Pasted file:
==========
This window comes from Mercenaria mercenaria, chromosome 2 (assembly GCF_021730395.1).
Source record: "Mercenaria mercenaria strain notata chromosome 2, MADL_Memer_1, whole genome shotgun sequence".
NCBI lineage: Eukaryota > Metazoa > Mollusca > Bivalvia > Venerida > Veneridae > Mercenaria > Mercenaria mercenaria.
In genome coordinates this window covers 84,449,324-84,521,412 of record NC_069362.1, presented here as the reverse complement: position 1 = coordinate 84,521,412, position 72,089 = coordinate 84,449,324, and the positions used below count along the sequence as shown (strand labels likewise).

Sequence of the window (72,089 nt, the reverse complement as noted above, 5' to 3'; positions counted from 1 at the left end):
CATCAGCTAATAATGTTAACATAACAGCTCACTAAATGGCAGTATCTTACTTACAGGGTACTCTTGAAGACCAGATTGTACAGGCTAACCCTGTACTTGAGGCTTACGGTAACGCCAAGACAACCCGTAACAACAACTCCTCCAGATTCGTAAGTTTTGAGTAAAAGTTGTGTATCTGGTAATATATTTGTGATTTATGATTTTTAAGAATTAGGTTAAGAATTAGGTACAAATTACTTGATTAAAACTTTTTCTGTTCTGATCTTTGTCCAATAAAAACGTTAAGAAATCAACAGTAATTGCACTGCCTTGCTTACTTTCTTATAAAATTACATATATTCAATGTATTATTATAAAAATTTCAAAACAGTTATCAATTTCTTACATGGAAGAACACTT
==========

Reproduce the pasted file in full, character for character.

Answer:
This window comes from Mercenaria mercenaria, chromosome 2 (assembly GCF_021730395.1).
Source record: "Mercenaria mercenaria strain notata chromosome 2, MADL_Memer_1, whole genome shotgun sequence".
NCBI lineage: Eukaryota > Metazoa > Mollusca > Bivalvia > Venerida > Veneridae > Mercenaria > Mercenaria mercenaria.
In genome coordinates this window covers 84,449,324-84,521,412 of record NC_069362.1, presented here as the reverse complement: position 1 = coordinate 84,521,412, position 72,089 = coordinate 84,449,324, and the positions used below count along the sequence as shown (strand labels likewise).

Sequence of the window (72,089 nt, the reverse complement as noted above, 5' to 3'; positions counted from 1 at the left end):
CATCAGCTAATAATGTTAACATAACAGCTCACTAAATGGCAGTATCTTACTTACAGGGTACTCTTGAAGACCAGATTGTACAGGCTAACCCTGTACTTGAGGCTTACGGTAACGCCAAGACAACCCGTAACAACAACTCCTCCAGATTCGTAAGTTTTGAGTAAAAGTTGTGTATCTGGTAATATATTTGTGATTTATGATTTTTAAGAATTAGGTTAAGAATTAGGTACAAATTACTTGATTAAAACTTTTTCTGTTCTGATCTTTGTCCAATAAAAACGTTAAGAAATCAACAGTAATTGCACTGCCTTGCTTACTTTCTTATAAAATTACATATATTCAATGTATTATTATAAAAATTTCAAAACAGTTATCAATTTCTTACATGGAAGAACACTT